How to move forward post-Covid? France looks to post-war era
President Macron has revealed a €100billion plan to relaunch industry and regain control of France’s basic needs in the wake of Covid-19 – and has taken inspiration from the post-war years.
A central part is the re-establishment of a “Commissariat au Plan”, a think-tank concept that was key to post-war industry growth and the so-called “Trente Glorieuses” when the country began to rebuild and flourish under de Gaulle, which ended in 1993. It is based on five-year and longer plans. It means rejecting calls to boost consumer spending with free cheques, as the US and Germany have done.
Ministers said consumers had saved money by not spending during the lockdown – and the priority now is helping firms, and especially small businesses. Headed by MoDem Party leader François Bayrou, the Commissariat is independent of the government and reports directly to the president. It aims to protect businesses and jobs, and then to modernise the economy and reduce dependence on global supply.
The €100billion will be divided between three priorities: €30billion for encouraging the economy to flourish; €35billion to encourage competitiveness – by lowering taxes, for example; €35billion for social and local cohesion, such as improving health and jobs for the young.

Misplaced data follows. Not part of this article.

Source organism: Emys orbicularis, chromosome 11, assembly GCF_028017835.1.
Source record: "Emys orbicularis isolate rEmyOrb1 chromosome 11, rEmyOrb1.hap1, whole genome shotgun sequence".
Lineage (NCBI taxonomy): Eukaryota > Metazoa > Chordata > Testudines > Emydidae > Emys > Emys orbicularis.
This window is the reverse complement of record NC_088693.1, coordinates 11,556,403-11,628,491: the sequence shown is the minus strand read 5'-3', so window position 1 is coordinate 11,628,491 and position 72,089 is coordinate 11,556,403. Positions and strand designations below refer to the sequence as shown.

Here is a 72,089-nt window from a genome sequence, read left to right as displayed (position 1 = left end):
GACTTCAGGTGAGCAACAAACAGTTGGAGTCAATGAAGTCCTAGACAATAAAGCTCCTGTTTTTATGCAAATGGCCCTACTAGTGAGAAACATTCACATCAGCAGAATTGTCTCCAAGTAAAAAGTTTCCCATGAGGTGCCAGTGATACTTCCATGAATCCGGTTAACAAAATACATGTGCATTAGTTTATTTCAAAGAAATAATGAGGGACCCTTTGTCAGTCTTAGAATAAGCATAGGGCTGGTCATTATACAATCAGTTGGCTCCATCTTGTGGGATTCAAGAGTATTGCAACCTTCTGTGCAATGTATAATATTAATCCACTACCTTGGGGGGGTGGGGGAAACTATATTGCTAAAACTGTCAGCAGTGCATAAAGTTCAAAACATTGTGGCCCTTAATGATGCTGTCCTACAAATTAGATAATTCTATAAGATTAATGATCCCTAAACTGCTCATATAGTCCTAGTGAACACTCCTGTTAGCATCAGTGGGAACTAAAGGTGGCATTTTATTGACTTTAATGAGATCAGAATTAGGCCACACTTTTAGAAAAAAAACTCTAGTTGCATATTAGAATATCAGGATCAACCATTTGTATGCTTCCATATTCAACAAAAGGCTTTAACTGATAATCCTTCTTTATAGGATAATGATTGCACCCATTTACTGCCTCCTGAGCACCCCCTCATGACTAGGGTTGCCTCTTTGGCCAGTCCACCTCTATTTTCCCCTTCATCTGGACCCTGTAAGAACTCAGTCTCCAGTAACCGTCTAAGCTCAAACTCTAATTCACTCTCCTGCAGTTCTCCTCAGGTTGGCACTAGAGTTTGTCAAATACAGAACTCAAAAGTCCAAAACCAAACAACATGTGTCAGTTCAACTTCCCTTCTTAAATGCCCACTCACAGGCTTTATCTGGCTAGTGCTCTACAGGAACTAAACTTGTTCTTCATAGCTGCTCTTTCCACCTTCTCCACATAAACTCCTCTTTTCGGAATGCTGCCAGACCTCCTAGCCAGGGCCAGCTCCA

Mr Bayrou said his job was to “lead and coordinate forward planning and inform public authorities’ choices on demographic, economic, social, environmental, health, technological and cultural issues”. Prime Minister Jean Castex said the priority was to get the country back to pre-Covid levels by 2022.
In an interview with the Journal du Dimanche, Mr Bayrou said he would “identify coherent options” and “propose them, whenever possible, to those who must choose”. After the shock of the failure to supply masks and other protective equipment in the early weeks of Covid, France needed to secure independent supply and would, he said, “determine the keystones of our independence and our sovereignty, both French and European. Medicines or electronic components can come under concerted European sovereignty, considered together”, but he said choices on military supplies would be “more national”.